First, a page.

Short-selling bans remind markets that there's still no plan to end the euro debt crisis

08/26/2011 9:21 am EST


Jim Jubak

Founder and Editor,

As Isaac Newton, the Master of the Mint from 1699 to 1727, would have told European financial officials there is no action without a corresponding and opposite reaction.

So bans on short-selling in France, Italy, Spain, and Belgium, designed to protect wobbly European bank stocks, set off a selling panic in Germany yesterday, August 25, as traders sold German stocks short to hedge their European portfolios. The German DAX stock index dropped by as much as 4% during the day before recovering to post a 1.7% decline for the day.

European investors were apparently willing to look past a ban on shorting selected European bank stocks as long as they were convinced that the ban would be short-lived. But with financial officials in those countries announcing that the bans, which began about two weeks ago and cover about 60 stocks, would extend to the end of September traders looking to hedge the risk in their holdings of European stocks. Prevented from getting as much downside protection as they wanted in the French, Spanish, Italian, and Belgian markets, they moved to short German financials.

The move had a certain element of panic, too, since traders rushed to short the DAX just in case German financial officials decided to impose a short-selling ban too. Traders were already unsettled by German and French plans to impose a financial transactions tax.

It didn’t help the German market that early in the day traders started to hear rumors that Standard & Poor’s was about to downgrade Germany’s government debt.  In the event S&P, Moody’s Investors Service and Fitch Ratings all affirmed Germany’s AAA rating during the day.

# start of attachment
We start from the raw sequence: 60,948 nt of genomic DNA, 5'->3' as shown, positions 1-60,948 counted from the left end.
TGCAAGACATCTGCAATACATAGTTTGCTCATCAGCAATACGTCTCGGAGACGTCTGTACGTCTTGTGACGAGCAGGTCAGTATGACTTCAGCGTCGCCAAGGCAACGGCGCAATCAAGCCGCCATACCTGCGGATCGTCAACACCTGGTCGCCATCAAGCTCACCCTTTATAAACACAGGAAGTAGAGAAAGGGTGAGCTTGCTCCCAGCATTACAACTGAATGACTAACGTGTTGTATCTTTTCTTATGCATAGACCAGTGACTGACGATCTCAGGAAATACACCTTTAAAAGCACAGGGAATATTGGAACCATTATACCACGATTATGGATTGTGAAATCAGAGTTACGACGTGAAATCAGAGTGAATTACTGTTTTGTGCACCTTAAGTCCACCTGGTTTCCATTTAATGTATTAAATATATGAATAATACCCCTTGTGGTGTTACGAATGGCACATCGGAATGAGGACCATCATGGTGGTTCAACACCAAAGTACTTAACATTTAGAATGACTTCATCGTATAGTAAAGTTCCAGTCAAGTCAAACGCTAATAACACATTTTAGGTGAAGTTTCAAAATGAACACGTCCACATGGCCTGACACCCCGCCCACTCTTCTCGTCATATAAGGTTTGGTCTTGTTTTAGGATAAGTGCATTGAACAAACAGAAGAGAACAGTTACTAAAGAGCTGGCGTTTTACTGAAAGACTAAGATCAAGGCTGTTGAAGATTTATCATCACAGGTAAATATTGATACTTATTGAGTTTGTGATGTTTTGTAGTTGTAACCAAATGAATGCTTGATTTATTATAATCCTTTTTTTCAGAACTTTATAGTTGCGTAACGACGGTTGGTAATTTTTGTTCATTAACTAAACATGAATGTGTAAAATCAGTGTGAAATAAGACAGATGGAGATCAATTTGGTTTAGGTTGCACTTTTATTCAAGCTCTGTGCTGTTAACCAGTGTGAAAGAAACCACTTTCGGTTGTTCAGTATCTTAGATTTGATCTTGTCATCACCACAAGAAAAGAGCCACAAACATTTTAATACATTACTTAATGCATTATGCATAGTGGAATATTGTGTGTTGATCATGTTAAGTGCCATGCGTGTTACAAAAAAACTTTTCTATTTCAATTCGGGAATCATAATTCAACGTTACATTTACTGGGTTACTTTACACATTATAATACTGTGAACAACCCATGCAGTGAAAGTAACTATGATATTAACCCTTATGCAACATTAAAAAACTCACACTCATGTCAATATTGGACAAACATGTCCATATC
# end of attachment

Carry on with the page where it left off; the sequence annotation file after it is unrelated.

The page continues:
There’s no evidence that bans on short-selling have much effect on stock prices. Bans imposed in 2008, for example, cut volumes (raising transaction cost) and pushed up the prices of the shares involved in the ban for just one-and-a-half weeks. The current bans have indeed reduced volatility in the bank stocks involved—trading volumes are just 75% of what they were before the ban—but after a brief pop shares prices have returned to their pre-ban levels.

What the bans do seem to be doing, however, is reminding traders and investors that European leaders still don’t have a plan for ending the euro debt crisis. In fact it looks like the EuroZone has taken a step backwards with German President Christian Wulff on Wednesday, August 24, questioning the legality of European Central Bank buying of Spanish and Italian bonds to support prices of that debt. Bans on short selling are band-aids and smack of desperation.\

Once we’re passed all the speculation about what Federal Reserve Chairman Ben Bernanke will or won’t say in Jackson Hole today I’m afraid the financial markets will go back to fretting about the apparently endless crisis in European financial markets.

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